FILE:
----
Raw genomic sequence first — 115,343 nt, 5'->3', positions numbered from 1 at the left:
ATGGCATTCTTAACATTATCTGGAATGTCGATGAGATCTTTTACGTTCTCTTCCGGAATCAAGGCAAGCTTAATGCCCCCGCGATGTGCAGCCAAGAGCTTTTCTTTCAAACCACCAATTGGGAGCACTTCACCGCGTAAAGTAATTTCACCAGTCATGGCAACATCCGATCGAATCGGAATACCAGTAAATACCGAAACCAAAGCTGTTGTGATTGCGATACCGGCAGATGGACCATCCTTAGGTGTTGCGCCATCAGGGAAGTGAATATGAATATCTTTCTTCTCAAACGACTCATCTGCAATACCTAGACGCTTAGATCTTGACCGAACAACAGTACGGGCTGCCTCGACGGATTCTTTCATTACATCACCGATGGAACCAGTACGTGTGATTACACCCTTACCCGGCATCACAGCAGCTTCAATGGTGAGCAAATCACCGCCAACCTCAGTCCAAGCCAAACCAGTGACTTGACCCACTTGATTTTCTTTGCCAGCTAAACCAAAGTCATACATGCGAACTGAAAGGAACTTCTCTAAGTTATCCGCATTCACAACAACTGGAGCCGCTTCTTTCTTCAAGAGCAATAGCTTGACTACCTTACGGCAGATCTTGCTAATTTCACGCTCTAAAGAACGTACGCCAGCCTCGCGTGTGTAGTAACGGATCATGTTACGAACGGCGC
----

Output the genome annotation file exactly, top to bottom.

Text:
Raw genomic sequence first — 115,343 nt, 5'->3', positions numbered from 1 at the left:
ATGGCATTCTTAACATTATCTGGAATGTCGATGAGATCTTTTACGTTCTCTTCCGGAATCAAGGCAAGCTTAATGCCCCCGCGATGTGCAGCCAAGAGCTTTTCTTTCAAACCACCAATTGGGAGCACTTCACCGCGTAAAGTAATTTCACCAGTCATGGCAACATCCGATCGAATCGGAATACCAGTAAATACCGAAACCAAAGCTGTTGTGATTGCGATACCGGCAGATGGACCATCCTTAGGTGTTGCGCCATCAGGGAAGTGAATATGAATATCTTTCTTCTCAAACGACTCATCTGCAATACCTAGACGCTTAGATCTTGACCGAACAACAGTACGGGCTGCCTCGACGGATTCTTTCATTACATCACCGATGGAACCAGTACGTGTGATTACACCCTTACCCGGCATCACAGCAGCTTCAATGGTGAGCAAATCACCGCCAACCTCAGTCCAAGCCAAACCAGTGACTTGACCCACTTGATTTTCTTTGCCAGCTAAACCAAAGTCATACATGCGAACTGAAAGGAACTTCTCTAAGTTATCCGCATTCACAACAACTGGAGCCGCTTCTTTCTTCAAGAGCAATAGCTTGACTACCTTACGGCAGATCTTGCTAATTTCACGCTCTAAAGAACGTACGCCAGCCTCGCGTGTGTAGTAACGGATCATGTTACGAACGGCGC